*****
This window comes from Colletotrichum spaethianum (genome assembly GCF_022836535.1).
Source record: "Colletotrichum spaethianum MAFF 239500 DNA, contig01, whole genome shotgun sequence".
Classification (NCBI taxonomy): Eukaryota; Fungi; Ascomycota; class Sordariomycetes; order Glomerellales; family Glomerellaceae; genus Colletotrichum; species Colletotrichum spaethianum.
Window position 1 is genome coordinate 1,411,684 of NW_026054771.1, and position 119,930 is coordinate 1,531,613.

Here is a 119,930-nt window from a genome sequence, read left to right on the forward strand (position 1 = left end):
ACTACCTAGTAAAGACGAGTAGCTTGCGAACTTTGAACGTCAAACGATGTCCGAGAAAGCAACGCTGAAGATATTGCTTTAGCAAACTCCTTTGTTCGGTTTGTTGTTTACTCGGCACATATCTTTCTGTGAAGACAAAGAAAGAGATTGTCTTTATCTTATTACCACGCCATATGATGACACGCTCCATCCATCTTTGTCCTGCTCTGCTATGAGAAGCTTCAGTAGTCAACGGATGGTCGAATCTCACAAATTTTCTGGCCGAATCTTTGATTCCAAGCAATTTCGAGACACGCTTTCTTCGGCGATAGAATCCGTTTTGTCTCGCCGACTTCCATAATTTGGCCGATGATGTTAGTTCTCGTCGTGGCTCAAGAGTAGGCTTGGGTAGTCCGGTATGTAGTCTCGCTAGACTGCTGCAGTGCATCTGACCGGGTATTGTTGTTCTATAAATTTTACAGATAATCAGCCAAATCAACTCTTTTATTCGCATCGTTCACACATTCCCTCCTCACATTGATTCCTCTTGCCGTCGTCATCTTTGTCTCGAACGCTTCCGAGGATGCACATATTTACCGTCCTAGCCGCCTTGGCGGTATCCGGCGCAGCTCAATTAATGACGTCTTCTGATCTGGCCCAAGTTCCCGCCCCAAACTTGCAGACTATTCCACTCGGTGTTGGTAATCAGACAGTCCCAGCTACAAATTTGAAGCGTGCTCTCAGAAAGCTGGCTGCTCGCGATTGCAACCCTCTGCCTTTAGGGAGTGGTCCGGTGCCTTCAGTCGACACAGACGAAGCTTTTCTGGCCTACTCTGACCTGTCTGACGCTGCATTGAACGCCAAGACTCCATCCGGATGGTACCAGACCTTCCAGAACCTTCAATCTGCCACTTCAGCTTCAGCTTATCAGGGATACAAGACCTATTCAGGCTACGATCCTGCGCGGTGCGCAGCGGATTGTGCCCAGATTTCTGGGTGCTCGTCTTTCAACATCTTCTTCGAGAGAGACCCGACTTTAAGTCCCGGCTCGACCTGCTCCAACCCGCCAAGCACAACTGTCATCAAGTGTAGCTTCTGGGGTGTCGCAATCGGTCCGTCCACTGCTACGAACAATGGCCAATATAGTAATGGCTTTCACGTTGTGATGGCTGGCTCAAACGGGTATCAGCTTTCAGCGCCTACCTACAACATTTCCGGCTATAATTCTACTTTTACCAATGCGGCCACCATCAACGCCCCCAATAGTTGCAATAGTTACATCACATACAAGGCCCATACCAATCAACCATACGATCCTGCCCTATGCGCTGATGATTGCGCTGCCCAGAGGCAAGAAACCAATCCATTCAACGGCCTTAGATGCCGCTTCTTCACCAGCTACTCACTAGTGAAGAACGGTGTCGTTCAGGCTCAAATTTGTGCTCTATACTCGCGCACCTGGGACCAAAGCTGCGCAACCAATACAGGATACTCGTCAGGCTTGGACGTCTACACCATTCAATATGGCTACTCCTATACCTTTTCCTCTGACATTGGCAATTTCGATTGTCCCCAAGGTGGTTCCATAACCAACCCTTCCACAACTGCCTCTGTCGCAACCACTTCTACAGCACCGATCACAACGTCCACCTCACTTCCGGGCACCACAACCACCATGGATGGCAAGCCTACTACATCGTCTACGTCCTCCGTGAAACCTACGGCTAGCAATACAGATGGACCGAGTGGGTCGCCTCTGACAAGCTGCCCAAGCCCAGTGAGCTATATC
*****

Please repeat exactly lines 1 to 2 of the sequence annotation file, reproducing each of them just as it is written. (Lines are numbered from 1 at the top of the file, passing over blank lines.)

This window comes from Colletotrichum spaethianum (genome assembly GCF_022836535.1).
Source record: "Colletotrichum spaethianum MAFF 239500 DNA, contig01, whole genome shotgun sequence".